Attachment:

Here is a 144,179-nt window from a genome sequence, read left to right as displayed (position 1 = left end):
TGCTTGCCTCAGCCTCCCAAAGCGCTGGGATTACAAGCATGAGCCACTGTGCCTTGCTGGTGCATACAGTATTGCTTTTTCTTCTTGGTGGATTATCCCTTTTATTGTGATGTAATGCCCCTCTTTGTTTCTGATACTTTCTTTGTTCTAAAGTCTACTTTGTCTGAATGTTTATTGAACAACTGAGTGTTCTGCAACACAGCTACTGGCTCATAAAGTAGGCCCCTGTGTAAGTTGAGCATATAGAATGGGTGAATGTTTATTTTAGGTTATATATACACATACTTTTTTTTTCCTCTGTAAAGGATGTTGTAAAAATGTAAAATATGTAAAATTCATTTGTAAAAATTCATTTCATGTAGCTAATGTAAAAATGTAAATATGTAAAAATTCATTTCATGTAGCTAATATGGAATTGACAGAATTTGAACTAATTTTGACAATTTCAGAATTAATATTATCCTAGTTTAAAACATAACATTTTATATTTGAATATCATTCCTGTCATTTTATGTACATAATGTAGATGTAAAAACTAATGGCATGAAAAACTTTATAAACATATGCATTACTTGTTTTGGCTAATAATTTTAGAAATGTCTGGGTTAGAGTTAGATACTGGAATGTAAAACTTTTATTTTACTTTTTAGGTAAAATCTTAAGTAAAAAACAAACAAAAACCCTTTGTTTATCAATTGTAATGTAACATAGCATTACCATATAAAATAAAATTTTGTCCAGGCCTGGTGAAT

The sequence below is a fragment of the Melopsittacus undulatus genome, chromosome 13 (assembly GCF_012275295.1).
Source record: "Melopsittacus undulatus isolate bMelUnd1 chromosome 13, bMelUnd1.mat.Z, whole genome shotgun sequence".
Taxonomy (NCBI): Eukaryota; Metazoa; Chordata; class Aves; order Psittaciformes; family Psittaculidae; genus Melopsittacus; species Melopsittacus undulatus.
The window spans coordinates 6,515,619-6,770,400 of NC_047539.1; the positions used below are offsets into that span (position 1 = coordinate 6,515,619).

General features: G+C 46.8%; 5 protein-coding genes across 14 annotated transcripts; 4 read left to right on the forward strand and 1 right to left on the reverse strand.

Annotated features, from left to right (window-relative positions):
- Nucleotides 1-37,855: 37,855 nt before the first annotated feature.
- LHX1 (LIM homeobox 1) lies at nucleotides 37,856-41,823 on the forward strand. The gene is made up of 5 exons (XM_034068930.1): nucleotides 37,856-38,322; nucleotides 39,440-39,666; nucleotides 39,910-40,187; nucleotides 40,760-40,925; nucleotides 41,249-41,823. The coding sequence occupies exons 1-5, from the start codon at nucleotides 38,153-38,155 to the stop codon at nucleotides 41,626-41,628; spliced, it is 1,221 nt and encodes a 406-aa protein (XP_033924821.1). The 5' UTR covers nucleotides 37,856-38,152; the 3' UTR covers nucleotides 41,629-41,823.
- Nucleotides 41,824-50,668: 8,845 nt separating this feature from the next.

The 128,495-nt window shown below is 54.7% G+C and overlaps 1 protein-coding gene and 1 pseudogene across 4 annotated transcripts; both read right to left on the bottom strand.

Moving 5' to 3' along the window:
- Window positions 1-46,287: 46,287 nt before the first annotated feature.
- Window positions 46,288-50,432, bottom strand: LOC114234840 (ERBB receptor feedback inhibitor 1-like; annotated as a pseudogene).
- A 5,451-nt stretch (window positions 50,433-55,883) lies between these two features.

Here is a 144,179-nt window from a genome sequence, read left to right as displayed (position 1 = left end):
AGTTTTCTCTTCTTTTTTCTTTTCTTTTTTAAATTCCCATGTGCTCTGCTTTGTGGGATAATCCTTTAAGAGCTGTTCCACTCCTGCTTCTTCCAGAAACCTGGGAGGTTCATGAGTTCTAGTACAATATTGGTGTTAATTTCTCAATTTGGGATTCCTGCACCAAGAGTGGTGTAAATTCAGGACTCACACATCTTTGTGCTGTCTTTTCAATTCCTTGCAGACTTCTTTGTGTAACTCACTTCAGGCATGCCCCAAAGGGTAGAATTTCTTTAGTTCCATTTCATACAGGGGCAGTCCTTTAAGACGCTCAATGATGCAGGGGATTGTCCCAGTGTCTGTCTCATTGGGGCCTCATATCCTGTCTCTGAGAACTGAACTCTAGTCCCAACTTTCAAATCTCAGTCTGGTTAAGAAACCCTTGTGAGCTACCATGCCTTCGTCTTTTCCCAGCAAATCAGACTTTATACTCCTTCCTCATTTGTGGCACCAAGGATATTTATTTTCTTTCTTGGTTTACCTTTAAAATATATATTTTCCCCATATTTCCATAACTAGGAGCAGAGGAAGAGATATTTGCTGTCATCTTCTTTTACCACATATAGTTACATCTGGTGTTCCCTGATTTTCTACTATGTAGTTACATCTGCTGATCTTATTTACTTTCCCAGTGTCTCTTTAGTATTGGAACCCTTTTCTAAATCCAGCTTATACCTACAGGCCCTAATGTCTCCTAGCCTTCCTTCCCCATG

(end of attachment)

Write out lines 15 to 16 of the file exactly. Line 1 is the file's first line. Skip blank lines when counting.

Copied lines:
- Window positions 46,288-50,432, bottom strand: LOC114234840 (ERBB receptor feedback inhibitor 1-like; annotated as a pseudogene).
- A 5,451-nt stretch (window positions 50,433-55,883) lies between these two features.